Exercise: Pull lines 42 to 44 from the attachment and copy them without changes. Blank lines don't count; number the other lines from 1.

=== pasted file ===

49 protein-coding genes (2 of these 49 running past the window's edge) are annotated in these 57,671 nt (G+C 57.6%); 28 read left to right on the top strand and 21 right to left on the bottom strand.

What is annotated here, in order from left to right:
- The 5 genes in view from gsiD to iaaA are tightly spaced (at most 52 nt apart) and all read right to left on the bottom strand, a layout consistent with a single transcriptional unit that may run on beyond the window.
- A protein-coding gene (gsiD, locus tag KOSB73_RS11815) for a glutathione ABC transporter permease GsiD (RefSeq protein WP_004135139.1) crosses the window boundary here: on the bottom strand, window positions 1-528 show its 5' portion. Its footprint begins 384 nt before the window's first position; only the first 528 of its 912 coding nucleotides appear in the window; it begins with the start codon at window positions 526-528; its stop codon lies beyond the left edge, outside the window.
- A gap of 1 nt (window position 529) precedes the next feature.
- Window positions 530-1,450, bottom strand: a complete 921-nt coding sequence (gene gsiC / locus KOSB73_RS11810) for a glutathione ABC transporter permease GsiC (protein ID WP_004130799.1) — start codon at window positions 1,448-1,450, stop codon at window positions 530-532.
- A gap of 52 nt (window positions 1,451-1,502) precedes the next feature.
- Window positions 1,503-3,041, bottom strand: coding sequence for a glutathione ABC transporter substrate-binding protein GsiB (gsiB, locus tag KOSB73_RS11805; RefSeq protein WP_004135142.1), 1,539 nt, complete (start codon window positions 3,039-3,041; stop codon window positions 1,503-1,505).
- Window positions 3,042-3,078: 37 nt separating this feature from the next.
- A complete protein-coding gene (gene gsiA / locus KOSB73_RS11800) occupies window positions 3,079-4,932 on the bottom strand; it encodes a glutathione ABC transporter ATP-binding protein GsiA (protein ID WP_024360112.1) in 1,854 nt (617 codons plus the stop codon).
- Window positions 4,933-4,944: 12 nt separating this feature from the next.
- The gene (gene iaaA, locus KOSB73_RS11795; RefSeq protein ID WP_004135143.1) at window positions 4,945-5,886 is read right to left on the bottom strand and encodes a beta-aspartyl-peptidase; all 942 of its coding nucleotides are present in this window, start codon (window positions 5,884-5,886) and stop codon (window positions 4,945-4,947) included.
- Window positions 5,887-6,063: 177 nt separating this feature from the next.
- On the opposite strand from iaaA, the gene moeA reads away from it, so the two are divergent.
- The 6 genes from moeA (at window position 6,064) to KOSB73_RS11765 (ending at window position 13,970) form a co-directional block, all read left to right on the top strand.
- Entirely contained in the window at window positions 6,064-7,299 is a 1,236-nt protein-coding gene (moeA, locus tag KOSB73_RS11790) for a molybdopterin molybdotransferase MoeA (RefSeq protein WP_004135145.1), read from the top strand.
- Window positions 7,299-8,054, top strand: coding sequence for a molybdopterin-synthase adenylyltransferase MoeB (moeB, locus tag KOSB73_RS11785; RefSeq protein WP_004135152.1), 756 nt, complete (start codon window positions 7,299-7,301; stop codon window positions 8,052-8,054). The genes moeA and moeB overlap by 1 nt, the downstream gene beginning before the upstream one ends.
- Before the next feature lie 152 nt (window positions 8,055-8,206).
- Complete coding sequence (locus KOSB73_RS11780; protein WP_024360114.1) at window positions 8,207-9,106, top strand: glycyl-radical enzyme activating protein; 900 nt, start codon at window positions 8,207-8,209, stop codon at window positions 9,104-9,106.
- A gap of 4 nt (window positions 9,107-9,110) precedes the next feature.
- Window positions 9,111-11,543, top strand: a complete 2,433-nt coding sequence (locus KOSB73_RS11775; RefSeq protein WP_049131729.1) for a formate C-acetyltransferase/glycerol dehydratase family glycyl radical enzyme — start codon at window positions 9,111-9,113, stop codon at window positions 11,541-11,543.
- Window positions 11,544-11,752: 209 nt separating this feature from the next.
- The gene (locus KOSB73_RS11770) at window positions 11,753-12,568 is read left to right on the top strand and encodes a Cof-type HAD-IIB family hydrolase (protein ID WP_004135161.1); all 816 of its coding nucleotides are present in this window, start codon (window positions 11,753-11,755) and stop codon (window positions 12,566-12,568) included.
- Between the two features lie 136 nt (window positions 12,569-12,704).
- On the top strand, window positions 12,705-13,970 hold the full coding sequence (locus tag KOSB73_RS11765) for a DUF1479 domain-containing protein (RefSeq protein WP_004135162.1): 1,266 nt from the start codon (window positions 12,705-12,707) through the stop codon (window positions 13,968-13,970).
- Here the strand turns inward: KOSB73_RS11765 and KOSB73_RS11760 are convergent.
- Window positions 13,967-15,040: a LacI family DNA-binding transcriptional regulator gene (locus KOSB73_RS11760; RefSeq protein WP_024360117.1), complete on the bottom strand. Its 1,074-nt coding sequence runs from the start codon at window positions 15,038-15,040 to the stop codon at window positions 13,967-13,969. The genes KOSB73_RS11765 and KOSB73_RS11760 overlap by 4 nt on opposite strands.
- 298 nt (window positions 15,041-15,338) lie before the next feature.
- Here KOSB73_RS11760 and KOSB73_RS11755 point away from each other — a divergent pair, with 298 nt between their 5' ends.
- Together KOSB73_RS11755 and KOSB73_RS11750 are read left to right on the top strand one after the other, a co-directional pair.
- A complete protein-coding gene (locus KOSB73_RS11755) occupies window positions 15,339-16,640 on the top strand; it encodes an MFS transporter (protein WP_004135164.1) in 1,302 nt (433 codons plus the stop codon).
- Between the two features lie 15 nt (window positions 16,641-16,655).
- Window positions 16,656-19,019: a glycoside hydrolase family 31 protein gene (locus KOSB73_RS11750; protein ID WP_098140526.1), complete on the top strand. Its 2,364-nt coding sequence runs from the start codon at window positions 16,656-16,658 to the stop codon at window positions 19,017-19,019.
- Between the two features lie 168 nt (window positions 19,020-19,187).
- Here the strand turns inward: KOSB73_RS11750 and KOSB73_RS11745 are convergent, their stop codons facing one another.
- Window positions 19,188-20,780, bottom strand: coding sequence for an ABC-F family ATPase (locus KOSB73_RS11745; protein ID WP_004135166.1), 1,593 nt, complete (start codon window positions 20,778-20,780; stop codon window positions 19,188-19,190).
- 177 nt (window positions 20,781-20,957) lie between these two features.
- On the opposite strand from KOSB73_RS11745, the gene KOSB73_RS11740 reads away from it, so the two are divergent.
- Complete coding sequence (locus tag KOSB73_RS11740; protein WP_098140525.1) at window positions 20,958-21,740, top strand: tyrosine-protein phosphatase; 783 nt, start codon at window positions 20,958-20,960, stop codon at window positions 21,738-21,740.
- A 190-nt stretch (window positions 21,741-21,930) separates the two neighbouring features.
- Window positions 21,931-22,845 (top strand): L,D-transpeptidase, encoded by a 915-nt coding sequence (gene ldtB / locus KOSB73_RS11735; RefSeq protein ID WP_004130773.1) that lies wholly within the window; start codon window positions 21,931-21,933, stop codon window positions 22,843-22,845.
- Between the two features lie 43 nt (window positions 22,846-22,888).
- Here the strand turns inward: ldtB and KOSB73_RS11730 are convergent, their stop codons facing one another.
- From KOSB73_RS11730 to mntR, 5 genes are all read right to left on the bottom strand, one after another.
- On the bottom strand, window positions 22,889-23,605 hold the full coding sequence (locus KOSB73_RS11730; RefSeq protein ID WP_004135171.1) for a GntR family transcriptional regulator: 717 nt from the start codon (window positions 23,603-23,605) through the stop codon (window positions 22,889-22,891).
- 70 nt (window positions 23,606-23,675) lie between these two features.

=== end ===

- Between the two features lie 43 nt (window positions 22,846-22,888).
- Here the strand turns inward: ldtB and KOSB73_RS11730 are convergent, their stop codons facing one another.
- From KOSB73_RS11730 to mntR, 5 genes are all read right to left on the bottom strand, one after another.